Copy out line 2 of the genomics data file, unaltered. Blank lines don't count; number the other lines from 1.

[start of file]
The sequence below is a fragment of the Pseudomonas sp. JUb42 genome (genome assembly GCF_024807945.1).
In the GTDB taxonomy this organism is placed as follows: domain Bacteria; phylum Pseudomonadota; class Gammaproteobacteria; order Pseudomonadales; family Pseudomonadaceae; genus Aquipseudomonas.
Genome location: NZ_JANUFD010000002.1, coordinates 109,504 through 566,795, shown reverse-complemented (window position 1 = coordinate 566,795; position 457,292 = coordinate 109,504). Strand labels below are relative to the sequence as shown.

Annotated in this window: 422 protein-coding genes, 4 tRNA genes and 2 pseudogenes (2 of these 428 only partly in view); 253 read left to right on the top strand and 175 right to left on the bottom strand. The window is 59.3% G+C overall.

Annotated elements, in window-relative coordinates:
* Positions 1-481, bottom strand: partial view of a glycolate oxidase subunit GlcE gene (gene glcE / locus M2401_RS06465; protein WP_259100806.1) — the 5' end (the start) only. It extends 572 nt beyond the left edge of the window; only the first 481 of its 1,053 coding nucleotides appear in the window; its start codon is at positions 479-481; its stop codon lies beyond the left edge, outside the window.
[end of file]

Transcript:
In the GTDB taxonomy this organism is placed as follows: domain Bacteria; phylum Pseudomonadota; class Gammaproteobacteria; order Pseudomonadales; family Pseudomonadaceae; genus Aquipseudomonas.